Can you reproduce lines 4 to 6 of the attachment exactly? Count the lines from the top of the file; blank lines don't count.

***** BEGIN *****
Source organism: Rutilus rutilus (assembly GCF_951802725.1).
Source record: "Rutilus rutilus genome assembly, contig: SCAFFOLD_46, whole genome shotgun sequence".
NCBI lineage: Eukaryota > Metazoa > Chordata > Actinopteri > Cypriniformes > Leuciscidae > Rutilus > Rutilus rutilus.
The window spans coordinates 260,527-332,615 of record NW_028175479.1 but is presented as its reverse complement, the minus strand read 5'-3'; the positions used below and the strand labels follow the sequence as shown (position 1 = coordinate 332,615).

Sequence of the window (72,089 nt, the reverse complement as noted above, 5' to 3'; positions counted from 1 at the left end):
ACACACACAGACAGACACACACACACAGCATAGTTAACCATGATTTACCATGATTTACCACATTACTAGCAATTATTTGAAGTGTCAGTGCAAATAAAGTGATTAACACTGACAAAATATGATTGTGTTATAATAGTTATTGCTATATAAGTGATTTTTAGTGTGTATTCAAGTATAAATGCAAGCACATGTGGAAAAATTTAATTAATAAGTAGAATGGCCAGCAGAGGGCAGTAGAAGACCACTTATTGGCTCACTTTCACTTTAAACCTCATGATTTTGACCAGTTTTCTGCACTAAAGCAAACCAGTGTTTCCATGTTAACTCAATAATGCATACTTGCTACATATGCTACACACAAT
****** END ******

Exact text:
The window spans coordinates 260,527-332,615 of record NW_028175479.1 but is presented as its reverse complement, the minus strand read 5'-3'; the positions used below and the strand labels follow the sequence as shown (position 1 = coordinate 332,615).

Sequence of the window (72,089 nt, the reverse complement as noted above, 5' to 3'; positions counted from 1 at the left end):
ACACACACAGACAGACACACACACACAGCATAGTTAACCATGATTTACCATGATTTACCACATTACTAGCAATTATTTGAAGTGTCAGTGCAAATAAAGTGATTAACACTGACAAAATATGATTGTGTTATAATAGTTATTGCTATATAAGTGATTTTTAGTGTGTATTCAAGTATAAATGCAAGCACATGTGGAAAAATTTAATTAATAAGTAGAATGGCCAGCAGAGGGCAGTAGAAGACCACTTATTGGCTCACTTTCACTTTAAACCTCATGATTTTGACCAGTTTTCTGCACTAAAGCAAACCAGTGTTTCCATGTTAACTCAATAATGCATACTTGCTACATATGCTACACACAAT